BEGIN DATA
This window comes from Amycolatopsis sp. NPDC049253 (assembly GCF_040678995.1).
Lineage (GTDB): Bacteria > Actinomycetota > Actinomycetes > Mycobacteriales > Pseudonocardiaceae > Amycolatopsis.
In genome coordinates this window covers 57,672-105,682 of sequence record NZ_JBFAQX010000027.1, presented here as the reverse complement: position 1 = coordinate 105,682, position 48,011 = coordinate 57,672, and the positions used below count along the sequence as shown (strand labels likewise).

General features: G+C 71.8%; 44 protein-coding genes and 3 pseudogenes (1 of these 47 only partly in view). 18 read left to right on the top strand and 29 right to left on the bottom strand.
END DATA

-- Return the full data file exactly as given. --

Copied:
This window comes from Amycolatopsis sp. NPDC049253 (assembly GCF_040678995.1).
Lineage (GTDB): Bacteria > Actinomycetota > Actinomycetes > Mycobacteriales > Pseudonocardiaceae > Amycolatopsis.
In genome coordinates this window covers 57,672-105,682 of sequence record NZ_JBFAQX010000027.1, presented here as the reverse complement: position 1 = coordinate 105,682, position 48,011 = coordinate 57,672, and the positions used below count along the sequence as shown (strand labels likewise).

General features: G+C 71.8%; 44 protein-coding genes and 3 pseudogenes (1 of these 47 only partly in view). 18 read left to right on the top strand and 29 right to left on the bottom strand.